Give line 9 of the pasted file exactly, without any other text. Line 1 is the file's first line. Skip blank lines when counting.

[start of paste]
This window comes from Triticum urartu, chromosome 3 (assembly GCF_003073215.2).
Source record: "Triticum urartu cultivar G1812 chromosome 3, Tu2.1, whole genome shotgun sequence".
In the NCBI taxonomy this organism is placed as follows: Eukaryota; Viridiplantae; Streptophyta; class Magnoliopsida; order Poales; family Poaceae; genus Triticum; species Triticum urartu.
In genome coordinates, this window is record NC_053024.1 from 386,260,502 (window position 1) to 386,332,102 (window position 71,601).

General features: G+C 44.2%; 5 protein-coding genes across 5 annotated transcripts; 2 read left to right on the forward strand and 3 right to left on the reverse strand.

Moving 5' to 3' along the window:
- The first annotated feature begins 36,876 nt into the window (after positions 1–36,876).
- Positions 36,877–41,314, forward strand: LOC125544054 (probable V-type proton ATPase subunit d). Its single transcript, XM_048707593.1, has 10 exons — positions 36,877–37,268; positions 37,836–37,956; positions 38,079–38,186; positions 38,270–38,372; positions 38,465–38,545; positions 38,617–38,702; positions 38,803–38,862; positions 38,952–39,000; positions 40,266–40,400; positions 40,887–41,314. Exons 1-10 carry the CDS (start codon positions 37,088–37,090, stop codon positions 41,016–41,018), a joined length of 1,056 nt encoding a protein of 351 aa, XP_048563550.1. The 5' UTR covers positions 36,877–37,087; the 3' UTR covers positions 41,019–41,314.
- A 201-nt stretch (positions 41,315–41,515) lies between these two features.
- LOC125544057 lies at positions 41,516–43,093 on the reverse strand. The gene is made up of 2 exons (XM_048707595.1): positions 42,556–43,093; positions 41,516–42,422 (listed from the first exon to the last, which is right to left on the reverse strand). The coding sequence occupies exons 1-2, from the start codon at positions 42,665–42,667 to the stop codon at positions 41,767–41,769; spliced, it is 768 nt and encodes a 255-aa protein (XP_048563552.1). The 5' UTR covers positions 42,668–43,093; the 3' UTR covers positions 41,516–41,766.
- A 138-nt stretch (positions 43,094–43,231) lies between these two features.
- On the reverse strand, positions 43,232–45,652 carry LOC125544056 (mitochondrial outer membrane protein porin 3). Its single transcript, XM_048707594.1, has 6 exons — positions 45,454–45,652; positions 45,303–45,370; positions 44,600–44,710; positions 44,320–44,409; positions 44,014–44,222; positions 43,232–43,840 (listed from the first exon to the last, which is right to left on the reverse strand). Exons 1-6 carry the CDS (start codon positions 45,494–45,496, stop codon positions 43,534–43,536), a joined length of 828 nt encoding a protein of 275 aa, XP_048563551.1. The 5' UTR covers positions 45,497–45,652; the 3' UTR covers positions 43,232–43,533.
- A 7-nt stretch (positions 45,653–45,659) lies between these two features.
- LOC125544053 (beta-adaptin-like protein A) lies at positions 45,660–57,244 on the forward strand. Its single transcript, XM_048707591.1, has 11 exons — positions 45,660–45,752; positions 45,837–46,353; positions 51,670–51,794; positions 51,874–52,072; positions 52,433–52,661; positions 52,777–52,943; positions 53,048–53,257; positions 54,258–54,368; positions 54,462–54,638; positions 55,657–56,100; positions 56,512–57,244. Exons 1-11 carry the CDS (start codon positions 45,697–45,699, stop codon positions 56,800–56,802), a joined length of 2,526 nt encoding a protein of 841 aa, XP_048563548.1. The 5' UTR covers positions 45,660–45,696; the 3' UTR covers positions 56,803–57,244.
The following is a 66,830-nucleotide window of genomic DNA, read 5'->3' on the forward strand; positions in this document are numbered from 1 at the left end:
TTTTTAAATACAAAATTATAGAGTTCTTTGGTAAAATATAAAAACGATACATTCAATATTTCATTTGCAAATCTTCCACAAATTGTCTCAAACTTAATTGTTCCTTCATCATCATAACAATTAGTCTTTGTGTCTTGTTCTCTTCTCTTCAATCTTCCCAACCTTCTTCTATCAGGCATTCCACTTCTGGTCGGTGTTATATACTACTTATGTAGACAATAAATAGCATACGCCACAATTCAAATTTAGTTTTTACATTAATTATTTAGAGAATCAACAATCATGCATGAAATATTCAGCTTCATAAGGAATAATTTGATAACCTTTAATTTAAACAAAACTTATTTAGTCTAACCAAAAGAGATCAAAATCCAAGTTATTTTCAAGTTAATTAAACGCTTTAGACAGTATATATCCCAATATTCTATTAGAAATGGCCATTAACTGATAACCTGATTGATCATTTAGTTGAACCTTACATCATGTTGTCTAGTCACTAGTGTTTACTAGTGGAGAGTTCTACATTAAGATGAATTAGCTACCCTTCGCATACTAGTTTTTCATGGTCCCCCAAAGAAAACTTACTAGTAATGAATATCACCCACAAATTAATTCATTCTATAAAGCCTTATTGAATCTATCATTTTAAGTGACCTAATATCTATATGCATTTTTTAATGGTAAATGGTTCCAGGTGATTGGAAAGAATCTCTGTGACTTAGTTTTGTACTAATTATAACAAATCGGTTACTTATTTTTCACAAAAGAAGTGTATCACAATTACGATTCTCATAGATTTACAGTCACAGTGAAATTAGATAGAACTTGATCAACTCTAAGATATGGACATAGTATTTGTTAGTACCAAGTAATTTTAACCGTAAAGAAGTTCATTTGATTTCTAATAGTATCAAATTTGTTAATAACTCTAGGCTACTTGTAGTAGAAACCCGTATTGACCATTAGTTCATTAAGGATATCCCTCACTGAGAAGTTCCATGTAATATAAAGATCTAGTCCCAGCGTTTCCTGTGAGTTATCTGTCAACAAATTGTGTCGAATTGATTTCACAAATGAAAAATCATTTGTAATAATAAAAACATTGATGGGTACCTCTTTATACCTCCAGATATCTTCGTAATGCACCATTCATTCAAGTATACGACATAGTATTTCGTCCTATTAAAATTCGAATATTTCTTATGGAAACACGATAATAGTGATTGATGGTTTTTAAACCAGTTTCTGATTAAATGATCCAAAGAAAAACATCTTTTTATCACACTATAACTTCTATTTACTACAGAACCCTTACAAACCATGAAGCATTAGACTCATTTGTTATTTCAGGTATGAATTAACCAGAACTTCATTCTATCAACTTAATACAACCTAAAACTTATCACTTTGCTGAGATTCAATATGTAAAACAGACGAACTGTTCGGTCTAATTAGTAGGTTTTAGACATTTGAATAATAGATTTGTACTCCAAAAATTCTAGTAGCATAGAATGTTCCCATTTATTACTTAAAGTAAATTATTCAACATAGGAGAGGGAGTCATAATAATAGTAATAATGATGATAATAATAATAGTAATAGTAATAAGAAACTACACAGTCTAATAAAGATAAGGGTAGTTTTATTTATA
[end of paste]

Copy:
- A 201-nt stretch (positions 41,315–41,515) lies between these two features.